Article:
... Objections to Objectivism (standing on one foot): ...
- incapable of correction (absolutism of dicta)
. . .
... Objectivism is the philosophy of Ayn Rand, as stated by herself.
Using that standard, anything written by any author who is dead is "incapable of correction."
Or do you believe in the afterlife with spirits who can come back to earth to correct stuff?
If not, your third objection, as you stated and qualified it with a definition, doesn't make any sense.
MSK, I disagree.
Once again, I think Darwin is a good analogy here. To this day, evolution is referred to as “Darwinism”, despite the fact that he never lived to know a fraction of the discoveries that have been made regarding evolution that we know of today. We still credit him with being the father of this science, because it was he who laid the foundation for these discoveries. He told us where the right place to look was. He pointed us in the right direction.
Can you imagine how irrational it would’ve been for his to say “Hey, evolution is my discovery, and only that which is written under my name about it can be called ‘Darwinism’. Any discovery made after I’m gone, whatever you choose to call it, cannot be called ‘Darwinsim’”. No – instead he recognized that his contribution to science, while vitally important, was limited to what he was able to discover during his lifetime. Further discoveries, so long as they are consistent with the framework he provided, still qualify as "Darwinism".
How could Rand possibly imagine that there were no discoveries left to be made by anyone else, either while she was still here or after she was gone, that would not be perfectly consistent with her philosophy? And if she knew that such discoveries were possible, why, then, would she refuse to permit them to be entered into the record as new discoveries of Objectivism?
I can only imagine it had a lot to do with how many people kept trying to edit her work in Hollywood, or her novels. I can understand how she got to that point – it must have been supremely frustrating to have people bastardize her material. But to declare that nothing qualifies as Objectivism unless she herself declared it so… this was the very reason I ceased identifying as an Objectivist.
Consider how self-contradictory and self-defeating it is to claim adherence to a philosophy that extols the virtue of independent thought and then ostracizes all those who exercise it.
The choice at hand is to think, or not to think. And if one thinks, one will arrive at exactly the same conclusions as Ayn Rand did. If one does not, one has failed to think. And if you diverge in any way from Rand's concept of rugged individualism and absolute rejection of collectivism, then you can't be one of us!!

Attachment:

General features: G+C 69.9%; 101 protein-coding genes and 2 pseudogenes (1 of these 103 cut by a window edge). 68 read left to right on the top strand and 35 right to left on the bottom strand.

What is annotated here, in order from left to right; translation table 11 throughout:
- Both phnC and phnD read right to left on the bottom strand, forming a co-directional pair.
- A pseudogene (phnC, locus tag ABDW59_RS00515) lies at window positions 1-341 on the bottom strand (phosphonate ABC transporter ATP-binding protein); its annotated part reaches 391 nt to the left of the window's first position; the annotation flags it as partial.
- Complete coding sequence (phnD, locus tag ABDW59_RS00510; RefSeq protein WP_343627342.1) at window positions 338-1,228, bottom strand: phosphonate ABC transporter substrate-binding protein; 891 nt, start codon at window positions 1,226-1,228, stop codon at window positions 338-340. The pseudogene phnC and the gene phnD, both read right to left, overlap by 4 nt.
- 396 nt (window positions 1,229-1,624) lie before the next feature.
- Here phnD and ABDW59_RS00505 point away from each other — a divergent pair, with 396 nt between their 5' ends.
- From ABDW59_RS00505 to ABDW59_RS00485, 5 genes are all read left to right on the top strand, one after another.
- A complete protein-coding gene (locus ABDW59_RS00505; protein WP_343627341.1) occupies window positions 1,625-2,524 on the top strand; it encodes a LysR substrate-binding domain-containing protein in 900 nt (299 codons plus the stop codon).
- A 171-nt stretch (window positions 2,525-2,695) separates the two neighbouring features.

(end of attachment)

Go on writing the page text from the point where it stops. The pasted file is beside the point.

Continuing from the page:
I think this criticism is legitimate.
"How could Rand possibly imagine that there were no discoveries left to be made by anyone else, either while she was still here or after she was gone, that would not be perfectly consistent with her philosophy? And if she knew that such discoveries were possible, why, then, would she refuse to permit them to be entered into the record as new discoveries of Objectivism?"
This issue is discussed by Barbara Branden in some detail, in her Foreword to The Vision of Ayn Rand: The Basic Principles of Objectivism (2009, Cobden Press/Laissez Faire Books)., including this:
Much work remains to be done, as Rand was quick to acknowledge. In an interview with Garth Ancier of Focus on Youth in 1978, Rand was asked: "Miss Rand, is there anything more to say about your philosophy that you haven't said already?" "I'm glad that you are not acquainted with my philosophy, because if you were, you would know that I haven't nearly said everything yet. I do have a complete philosophical system, but the elaboration of a system is a job that no philosopher can finish in his lifetime. There is an awful lot of work yet to be done." [Objectively Speaking: Ayn Rand Interviewed, edited by Marlene Podriske and Peter Schwartz, p.239]
Barbara Branden then comments
Those who insist that Objectivism is a closed system, that only the writings of Ayn Rand can ever be considered part of it, are mistaken.
Strictly speaking, Objectivism cannot yet be considered a complete philosophical system. There remain important philosphical issues that have not been dealt with sufficiently or not dealt with at all - such as esthetics, and as Rand noted, induction.. There are also areas in which Rand is unclear or seems to contradict herself, such as in her various discussions of collateral damage in war. If Objectivism is a closed system, then it can never be completed. (p.xii)